No one knows whether U.S. manufacturers will face a major recession, or a more moderate economic slowdown, in the next two years. The Federal Reserve cannot confidently project our economic performance over this period. ITR Economics, a private blue-chip company that makes its livelihood off economic forecasts, has projected an economic slowdown for 2023 for several years. In our current conditions, with inflation a continuing factor and with increased political uncertainty domestically and internationally, everyone—forecasters and CEOs alike–faces new forecasting challenges.

At a minimum, it’s a fair assumption that after years of strong economic growth, a cyclical correction or worse is in our future. Is your business ready? I remember what I learned years ago as a young corporate executive—anyone can succeed with economic tailwinds; it’s what you do when facing headwinds that matters most. We know the economy will change, but in the memorable words of John C. Maxwell: “Change is inevitable, growth is optional.”


Individual businesses approach future planning differently. The healthiest approaches start with planning for future economic, social, cultural, technological, and competitive scenarios and then work backward to determine what they would have to do to be successful in whatever scenario plays out. This is called “scenario planning” and is the direct opposite approach to assuming your current plan will enable your success regardless of how the economy performs.

The scenario-driven approach can be both sobering and challenging. At the highest level, scenario planning is an “outside-in” approach that generates several (usually 2-3) potential future scenarios. Your job is to understand what capabilities your business will need to be successful in ALL of the scenarios you have identified. You can’t just pick and prepare for one. Scenario planning requires you to prepare your business for which scenario emerges down the road. When you understand all of the factors which will enable your success, the need for new growth markets is likely to emerge. But what defines a good growth market?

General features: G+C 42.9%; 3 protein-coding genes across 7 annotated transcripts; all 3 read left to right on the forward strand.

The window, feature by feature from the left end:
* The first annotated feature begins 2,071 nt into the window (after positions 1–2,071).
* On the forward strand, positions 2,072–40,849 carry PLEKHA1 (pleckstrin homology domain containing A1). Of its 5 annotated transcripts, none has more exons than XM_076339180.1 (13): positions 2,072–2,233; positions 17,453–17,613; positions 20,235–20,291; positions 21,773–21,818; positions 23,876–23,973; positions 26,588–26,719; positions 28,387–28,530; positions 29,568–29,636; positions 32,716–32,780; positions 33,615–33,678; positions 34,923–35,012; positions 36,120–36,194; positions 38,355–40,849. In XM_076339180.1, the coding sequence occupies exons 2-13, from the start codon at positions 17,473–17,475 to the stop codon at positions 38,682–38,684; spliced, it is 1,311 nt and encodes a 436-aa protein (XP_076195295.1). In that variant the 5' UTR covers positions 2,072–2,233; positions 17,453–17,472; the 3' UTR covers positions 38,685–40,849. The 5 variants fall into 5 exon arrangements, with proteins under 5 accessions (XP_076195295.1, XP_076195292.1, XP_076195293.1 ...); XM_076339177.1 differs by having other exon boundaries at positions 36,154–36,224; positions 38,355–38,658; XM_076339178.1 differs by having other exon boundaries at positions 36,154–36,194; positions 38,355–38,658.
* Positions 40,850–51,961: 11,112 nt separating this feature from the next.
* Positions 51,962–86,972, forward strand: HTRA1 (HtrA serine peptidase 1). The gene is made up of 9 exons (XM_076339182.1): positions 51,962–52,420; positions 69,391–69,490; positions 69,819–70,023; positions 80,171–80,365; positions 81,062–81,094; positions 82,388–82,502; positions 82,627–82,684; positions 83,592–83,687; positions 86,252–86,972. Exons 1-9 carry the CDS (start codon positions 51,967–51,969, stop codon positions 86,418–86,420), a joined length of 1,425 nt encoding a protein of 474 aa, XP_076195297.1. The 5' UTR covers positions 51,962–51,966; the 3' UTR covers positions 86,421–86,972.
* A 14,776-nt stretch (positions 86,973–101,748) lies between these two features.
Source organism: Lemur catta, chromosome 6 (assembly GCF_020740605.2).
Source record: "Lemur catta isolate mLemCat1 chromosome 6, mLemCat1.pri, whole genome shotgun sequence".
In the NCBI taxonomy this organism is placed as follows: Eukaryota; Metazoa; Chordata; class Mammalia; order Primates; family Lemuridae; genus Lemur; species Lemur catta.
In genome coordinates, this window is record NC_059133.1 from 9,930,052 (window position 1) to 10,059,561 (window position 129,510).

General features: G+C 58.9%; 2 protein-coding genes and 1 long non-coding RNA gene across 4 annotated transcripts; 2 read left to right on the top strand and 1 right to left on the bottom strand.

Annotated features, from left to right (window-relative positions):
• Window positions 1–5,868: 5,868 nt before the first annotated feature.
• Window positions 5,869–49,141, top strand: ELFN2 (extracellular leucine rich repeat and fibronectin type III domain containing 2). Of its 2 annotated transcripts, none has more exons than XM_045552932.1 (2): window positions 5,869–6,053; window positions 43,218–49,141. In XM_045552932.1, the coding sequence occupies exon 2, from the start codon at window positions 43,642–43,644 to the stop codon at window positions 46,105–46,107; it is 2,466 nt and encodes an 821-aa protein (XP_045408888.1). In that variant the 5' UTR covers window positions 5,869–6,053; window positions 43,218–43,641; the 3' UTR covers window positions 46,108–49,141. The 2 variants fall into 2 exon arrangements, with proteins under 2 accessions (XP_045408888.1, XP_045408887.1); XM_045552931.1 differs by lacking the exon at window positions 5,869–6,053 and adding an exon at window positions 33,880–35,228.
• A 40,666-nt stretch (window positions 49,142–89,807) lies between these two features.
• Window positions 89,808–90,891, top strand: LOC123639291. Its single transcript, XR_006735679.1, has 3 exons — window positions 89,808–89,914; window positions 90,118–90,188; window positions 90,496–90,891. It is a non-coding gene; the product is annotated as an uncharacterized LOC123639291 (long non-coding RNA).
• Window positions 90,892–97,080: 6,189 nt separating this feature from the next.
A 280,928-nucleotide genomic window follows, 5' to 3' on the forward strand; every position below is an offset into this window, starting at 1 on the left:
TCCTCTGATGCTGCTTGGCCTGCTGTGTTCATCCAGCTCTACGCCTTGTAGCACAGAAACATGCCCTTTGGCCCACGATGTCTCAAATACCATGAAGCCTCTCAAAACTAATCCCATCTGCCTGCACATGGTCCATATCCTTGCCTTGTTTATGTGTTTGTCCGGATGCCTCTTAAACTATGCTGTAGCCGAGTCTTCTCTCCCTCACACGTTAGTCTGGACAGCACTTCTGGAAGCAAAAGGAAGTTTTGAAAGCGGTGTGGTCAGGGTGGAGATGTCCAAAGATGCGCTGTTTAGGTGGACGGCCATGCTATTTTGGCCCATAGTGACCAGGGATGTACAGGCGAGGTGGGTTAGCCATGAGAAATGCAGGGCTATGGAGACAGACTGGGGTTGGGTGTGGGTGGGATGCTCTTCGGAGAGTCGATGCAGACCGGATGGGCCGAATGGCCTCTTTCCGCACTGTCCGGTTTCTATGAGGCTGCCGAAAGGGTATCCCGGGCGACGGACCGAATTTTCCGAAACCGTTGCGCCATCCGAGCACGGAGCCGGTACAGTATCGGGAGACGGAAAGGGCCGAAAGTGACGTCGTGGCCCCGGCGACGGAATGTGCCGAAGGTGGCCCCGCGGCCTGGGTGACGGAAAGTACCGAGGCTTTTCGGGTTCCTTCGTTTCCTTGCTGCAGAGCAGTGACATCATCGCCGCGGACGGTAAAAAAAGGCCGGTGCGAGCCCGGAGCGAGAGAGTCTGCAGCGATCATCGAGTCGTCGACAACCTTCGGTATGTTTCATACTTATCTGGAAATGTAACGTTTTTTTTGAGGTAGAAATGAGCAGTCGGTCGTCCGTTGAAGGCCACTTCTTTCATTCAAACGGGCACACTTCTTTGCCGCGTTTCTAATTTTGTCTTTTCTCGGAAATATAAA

There are two major questions you must be able to answer to define a “good” growth market: The first question is the easier of the two:

Is the market you selected a healthy market? These conditions are usually present in a healthy market:

  1. Consistent historical growth over the past five years and a high confidence forecast for future growth over the upcoming five years.
  2. An industry structure that allows new entrants with new value propositions to participate.
  3. An industry facing challenges (financial, regulatory, new technologies, replacement products or services, etc.).
  4. A competitive landscape in which a few mega-firms dominate. Large established firms are often slow to recognize and react to new opportunities to bring value—that’s your opening.
  5. A fragmented market comprised of many smaller competitors, giving you the ability to differentiate your offering from existing options.

Insights on the markets you are interested in is usually assisted by secondary research. These market profiles can give you the big picture you need.

Here’s a mini-case study from Enerquip Thermal Solutions, Medford, Wisconsin.

Target Market: Craft Brewing

We learned this market had hit a growth plateau at around 6,500 independent brewers.

Target Market: Legal Hemp & CBD Processors

We learned this market had a very small base and uncertain (and almost unbelievable) growth projects.

Now what?

Enerquip is a manufacturer of sanitary and industrial heating and cooling solutions headquartered in north central Wisconsin. The business was looking for consistent 10-12% annual growth—which they had achieved in prior years but were now struggling to achieve. The executive team knew that 10-12% growth gave them some economic cushion and also helped them avoid constant staff fluctuations.

This business had an interest in two new markets: craft brewing and legal hemp/CBD processing.

After researching these two markets, we learned that each would have challenges as a new growth market. Craft brewing had plateaued at around 6,500 brewers, and more significantly, the majority of the market needed one or two products only. The legal hemp and CBD processing market had incredible forecasted growth rates (anywhere from $2B to $20B a year) but such a small base that we thought it might take years to develop a new revenue base.

This felt a little like the “three bears” story—but with only two bears!

We went back and researched what other industries might be good growth markets. That led us to Renewable Fuels, which was experiencing explosive growth from fracking and natural gas capture initiatives.

What did we do next? We answered the second and more important question…

This full article was originally published on WMEP Manufacturing Solutions’ website.

Read the full article here and get the answer to the second and more important question.

Read the PDF of the full article here.

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